Private people often have trouble opening up. Just relax, if something very private about yourself comes out to strangers just laugh it off (I need to take my own advice here) – they will likely forget it as soon as it came out anyway, and by making a big deal of it, they are actually more likely to remember the information. Smile and nod. Just smile and nod. 

Fake it till you make it. It’s terrifying sometimes, but it’s so important. Practice situations in your head or with family members or friends if you have to be in an unfamiliar environment. By skipping it because or nerves or pre-conceived ideas (or anxiety) you could be missing out on a huge opportunity for yourself – whether it is to get that new job or make new friends. If you have people in your life who are good communicators ask them questions – like “hey, what would you say in this situation?” – I’m sure they’d be only too happy to help.

At school, we can often have the same friend group for years. Once you get out, it’ll be changing all the time. You will make new friends at work or Uni, some of them you’ll keep for life, however some of them will flow in and out, and that’s ok. Some people are only meant to be in your life temporarily.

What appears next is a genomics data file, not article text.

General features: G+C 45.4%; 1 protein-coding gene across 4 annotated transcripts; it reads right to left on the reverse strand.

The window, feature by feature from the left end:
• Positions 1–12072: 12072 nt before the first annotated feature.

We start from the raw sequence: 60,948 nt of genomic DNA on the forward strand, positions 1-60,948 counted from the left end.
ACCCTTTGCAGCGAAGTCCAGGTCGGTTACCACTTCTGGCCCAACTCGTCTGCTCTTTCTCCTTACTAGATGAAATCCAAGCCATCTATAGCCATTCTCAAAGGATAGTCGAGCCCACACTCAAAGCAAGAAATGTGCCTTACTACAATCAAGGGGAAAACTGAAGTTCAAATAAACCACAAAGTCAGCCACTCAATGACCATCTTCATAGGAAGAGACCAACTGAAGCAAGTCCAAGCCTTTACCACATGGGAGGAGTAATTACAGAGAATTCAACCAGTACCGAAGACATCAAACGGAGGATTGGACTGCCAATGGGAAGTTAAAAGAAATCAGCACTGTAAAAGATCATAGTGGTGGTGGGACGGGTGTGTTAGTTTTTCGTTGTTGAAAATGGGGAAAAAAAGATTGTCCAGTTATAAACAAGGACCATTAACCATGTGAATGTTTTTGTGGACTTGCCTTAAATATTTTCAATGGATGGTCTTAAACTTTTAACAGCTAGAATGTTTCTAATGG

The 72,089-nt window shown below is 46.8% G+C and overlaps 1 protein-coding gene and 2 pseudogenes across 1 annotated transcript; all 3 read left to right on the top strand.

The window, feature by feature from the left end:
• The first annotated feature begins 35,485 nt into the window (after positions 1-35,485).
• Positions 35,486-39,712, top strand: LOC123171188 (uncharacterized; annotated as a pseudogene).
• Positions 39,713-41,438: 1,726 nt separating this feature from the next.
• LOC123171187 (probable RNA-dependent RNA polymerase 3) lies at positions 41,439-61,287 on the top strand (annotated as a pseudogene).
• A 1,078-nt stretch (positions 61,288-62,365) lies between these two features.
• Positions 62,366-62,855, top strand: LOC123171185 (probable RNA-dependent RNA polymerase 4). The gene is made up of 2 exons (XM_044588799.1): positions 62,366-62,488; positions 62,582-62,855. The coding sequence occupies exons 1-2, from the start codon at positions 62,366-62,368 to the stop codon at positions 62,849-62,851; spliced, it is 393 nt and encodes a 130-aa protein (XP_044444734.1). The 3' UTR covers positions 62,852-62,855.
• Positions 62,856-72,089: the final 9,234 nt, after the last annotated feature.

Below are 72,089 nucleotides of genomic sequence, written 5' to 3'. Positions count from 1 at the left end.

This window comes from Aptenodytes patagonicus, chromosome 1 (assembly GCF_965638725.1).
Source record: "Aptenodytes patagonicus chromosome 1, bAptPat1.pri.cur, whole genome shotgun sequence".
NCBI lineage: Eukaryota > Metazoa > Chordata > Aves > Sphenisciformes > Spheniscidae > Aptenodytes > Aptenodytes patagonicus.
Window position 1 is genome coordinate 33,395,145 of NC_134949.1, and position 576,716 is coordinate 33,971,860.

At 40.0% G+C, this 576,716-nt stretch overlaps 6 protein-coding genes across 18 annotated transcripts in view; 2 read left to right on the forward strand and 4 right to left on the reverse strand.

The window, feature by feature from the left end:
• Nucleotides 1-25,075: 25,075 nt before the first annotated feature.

Don’t be scared that you’re different, or that you will become different. You will talk differently to people when you’re 40 to when you’re 20. How did you get there? Life experience. If we use active strategies during that time, we can be a master communicator by the time we are ready to run the boardroom. However it does not matter how old you are, there is always time to improve the way you speak to people.

3 Comments Add yours

  1. Joleene Moody says:

    Fascinating read. I’ve been out of school for a while, but I imagine these shifts are crucial.

    Liked by 1 person

  2. Citrus & Sun says:

    This post is so true, and it’s very scary!! I personally rediscovered talking on the phone with my long commute in the job that I started 3 years ago, and it has changed my relationships SO much. I feel like I am closer with my friends and family, and it just feels good to actually talk and laugh and hear them talk and laugh on the other end in return!! Nothing replaces actual communication through speaking!!

    Liked by 1 person